May 4, 2018 / 1:34 AM / in a year

Gold edges up as dollar retreats from day's highs

NEW YORK/LONDON (Reuters) - Gold prices rose slightly on Friday as the U.S. dollar backed off its highs, initially rising after U.S. jobs data was weaker than expected. However the data was still strong enough to support the case for more interest rate increases.

FILE PHOTO: An employee puts gold bullion into a safe deposit box at Degussa shop in Singapore June 16, 2017. REUTERS/Edgar Su/File Photo

Spot gold XAU= rose 0.2 percent to $1,314.23 per ounce by 3:09 p.m. EDT (1909 GMT), heading for a third consecutive weekly decline, while U.S. gold futures GCcv1 for June delivery settled up $2, or 0.2 percent, at $1,314.70.

The dollar index .DXY backed off its highs, but it still remained in positive territory against a currency basket. Investors earlier bet that the Federal Reserve will continue raising rates while other central banks will act more slowly. [USD/]

A stronger dollar makes commodities priced in the greenback more expensive for buyers using other currencies.

“The dollar’s off the high pretty substantially, and I think that’s lending a helping hand to gold,” said John Caruso, senior market strategist at RJO Futures in Chicago.

“Jobs number was very underwhelming today, and I think gold is trying to find some footing to potentially find some support to the upside.”

The U.S. employment data showed U.S. job growth increased less than expected in April and the unemployment rate dropped to near a 17-1/2 year low of 3.9 percent.

“This is a bit disappointing on the earnings front after the employment cost index we received last week. Still this is not enough for the Fed to pause. They will still hike in the June meeting,” said Collin Martin, fixed income strategist at the Schwab Center For Financial Research in New York.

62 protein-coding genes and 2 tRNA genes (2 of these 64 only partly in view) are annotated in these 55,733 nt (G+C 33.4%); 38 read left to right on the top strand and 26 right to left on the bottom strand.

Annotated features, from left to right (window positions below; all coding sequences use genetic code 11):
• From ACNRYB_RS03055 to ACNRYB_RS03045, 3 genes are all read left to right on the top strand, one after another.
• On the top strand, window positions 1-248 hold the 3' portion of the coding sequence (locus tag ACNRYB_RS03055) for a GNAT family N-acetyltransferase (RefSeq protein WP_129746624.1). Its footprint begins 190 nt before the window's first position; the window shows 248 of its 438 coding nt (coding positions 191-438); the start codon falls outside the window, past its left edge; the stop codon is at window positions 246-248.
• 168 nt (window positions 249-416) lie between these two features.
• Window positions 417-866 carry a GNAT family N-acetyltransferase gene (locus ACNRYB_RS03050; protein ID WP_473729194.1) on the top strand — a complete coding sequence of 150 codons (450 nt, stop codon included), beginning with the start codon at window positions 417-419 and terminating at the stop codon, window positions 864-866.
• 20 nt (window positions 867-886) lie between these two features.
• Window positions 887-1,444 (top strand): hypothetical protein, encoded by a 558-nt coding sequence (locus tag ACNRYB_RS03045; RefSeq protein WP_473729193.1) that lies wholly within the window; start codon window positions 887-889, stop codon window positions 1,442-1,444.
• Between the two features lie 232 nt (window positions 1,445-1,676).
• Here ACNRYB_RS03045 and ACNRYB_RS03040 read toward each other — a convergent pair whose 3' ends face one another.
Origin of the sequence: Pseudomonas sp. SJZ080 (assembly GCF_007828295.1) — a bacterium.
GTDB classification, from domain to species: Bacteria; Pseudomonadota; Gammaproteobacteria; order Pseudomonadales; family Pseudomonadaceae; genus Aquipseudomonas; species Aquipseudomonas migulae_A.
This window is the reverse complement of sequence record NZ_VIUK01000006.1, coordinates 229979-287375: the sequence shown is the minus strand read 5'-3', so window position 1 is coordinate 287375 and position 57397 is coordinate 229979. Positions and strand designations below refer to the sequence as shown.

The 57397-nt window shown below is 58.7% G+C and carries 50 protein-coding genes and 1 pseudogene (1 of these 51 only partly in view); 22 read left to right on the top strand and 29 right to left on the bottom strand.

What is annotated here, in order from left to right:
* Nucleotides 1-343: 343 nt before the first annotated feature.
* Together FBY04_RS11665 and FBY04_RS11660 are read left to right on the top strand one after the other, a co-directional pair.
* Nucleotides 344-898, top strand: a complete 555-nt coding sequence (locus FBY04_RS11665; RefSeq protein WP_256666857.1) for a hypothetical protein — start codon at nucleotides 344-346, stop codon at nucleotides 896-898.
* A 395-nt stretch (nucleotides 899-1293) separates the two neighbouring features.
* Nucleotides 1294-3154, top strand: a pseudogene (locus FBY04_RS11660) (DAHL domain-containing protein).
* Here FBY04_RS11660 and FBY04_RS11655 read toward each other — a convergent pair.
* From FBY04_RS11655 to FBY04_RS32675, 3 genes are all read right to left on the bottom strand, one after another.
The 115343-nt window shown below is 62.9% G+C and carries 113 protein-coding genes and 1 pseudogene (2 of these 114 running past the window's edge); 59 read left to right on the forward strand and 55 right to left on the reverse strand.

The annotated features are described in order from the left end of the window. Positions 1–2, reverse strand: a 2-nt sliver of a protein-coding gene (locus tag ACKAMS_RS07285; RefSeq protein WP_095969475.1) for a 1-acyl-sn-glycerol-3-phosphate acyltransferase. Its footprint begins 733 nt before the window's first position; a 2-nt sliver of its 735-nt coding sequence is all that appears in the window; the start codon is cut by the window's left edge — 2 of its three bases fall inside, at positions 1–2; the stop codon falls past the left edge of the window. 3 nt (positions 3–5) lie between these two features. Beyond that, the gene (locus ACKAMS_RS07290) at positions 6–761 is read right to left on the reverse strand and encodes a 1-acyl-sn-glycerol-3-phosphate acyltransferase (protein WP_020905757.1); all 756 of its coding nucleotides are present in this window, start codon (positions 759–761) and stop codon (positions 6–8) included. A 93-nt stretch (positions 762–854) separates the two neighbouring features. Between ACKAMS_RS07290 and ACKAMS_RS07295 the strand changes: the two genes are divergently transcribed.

Rising interest rates make gold less attractive to investors because it does not pay interest.

Next week, gold is likely to be supported as investors worry about a possible U.S. withdrawal from the Iran nuclear accord, said Commerzbank analyst Daniel Briesemann.

If Washington decides to stick with the pact by a May 12 deadline, gold could be pressured, he added.

“Even if gold dips below $1,300, the past has shown that there is buying interest below that level, so we don’t expect gold to drop significantly for the moment,” Briesemann said.

Meanwhile, spot silver XAG= rose 0.6 percent to $16.50 an ounce, ending the week barely changed.

Platinum XPT= gained 0.9 percent at $908 an ounce and was on track for a third weekly fall to end the week about 0.3 percent lower.

Palladium XPD= rose 0.2 percent at $963.72 per ounce, heading for a nearly 1 percent weekly drop.

Additional reporting by Eileen Soreng in Bengaluru; Editing by Phil Berlowitz

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